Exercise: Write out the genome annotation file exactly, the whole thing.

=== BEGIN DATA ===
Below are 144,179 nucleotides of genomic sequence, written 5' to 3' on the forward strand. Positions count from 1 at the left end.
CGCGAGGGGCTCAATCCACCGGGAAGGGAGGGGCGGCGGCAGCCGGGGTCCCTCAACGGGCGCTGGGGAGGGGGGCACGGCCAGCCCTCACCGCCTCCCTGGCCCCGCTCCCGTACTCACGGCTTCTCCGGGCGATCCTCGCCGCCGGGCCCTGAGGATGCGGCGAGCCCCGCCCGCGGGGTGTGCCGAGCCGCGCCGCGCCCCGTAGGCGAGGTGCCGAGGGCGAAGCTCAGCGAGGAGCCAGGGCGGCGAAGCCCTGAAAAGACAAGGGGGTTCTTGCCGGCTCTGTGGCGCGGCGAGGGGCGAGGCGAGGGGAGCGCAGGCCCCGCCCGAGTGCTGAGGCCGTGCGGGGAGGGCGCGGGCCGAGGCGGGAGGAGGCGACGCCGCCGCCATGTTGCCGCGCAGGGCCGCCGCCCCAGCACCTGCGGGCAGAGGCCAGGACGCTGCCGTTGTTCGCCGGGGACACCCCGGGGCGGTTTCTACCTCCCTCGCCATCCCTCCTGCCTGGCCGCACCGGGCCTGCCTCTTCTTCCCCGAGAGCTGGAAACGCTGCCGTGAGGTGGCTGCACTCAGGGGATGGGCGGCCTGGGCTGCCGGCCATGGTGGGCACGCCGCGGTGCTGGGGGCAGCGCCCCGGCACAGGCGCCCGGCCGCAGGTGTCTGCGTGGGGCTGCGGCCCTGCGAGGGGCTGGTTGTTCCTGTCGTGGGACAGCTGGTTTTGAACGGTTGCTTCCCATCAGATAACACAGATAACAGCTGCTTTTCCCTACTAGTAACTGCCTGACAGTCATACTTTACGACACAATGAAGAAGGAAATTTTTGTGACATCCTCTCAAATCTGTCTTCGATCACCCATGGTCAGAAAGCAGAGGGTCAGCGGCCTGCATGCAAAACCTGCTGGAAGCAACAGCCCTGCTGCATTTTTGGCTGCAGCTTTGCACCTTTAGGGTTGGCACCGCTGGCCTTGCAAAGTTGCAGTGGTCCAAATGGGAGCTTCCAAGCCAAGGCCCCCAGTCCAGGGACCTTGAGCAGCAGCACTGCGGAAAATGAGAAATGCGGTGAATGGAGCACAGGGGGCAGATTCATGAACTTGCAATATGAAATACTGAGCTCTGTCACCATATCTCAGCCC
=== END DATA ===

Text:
Below are 144,179 nucleotides of genomic sequence, written 5' to 3' on the forward strand. Positions count from 1 at the left end.
CGCGAGGGGCTCAATCCACCGGGAAGGGAGGGGCGGCGGCAGCCGGGGTCCCTCAACGGGCGCTGGGGAGGGGGGCACGGCCAGCCCTCACCGCCTCCCTGGCCCCGCTCCCGTACTCACGGCTTCTCCGGGCGATCCTCGCCGCCGGGCCCTGAGGATGCGGCGAGCCCCGCCCGCGGGGTGTGCCGAGCCGCGCCGCGCCCCGTAGGCGAGGTGCCGAGGGCGAAGCTCAGCGAGGAGCCAGGGCGGCGAAGCCCTGAAAAGACAAGGGGGTTCTTGCCGGCTCTGTGGCGCGGCGAGGGGCGAGGCGAGGGGAGCGCAGGCCCCGCCCGAGTGCTGAGGCCGTGCGGGGAGGGCGCGGGCCGAGGCGGGAGGAGGCGACGCCGCCGCCATGTTGCCGCGCAGGGCCGCCGCCCCAGCACCTGCGGGCAGAGGCCAGGACGCTGCCGTTGTTCGCCGGGGACACCCCGGGGCGGTTTCTACCTCCCTCGCCATCCCTCCTGCCTGGCCGCACCGGGCCTGCCTCTTCTTCCCCGAGAGCTGGAAACGCTGCCGTGAGGTGGCTGCACTCAGGGGATGGGCGGCCTGGGCTGCCGGCCATGGTGGGCACGCCGCGGTGCTGGGGGCAGCGCCCCGGCACAGGCGCCCGGCCGCAGGTGTCTGCGTGGGGCTGCGGCCCTGCGAGGGGCTGGTTGTTCCTGTCGTGGGACAGCTGGTTTTGAACGGTTGCTTCCCATCAGATAACACAGATAACAGCTGCTTTTCCCTACTAGTAACTGCCTGACAGTCATACTTTACGACACAATGAAGAAGGAAATTTTTGTGACATCCTCTCAAATCTGTCTTCGATCACCCATGGTCAGAAAGCAGAGGGTCAGCGGCCTGCATGCAAAACCTGCTGGAAGCAACAGCCCTGCTGCATTTTTGGCTGCAGCTTTGCACCTTTAGGGTTGGCACCGCTGGCCTTGCAAAGTTGCAGTGGTCCAAATGGGAGCTTCCAAGCCAAGGCCCCCAGTCCAGGGACCTTGAGCAGCAGCACTGCGGAAAATGAGAAATGCGGTGAATGGAGCACAGGGGGCAGATTCATGAACTTGCAATATGAAATACTGAGCTCTGTCACCATATCTCAGCCC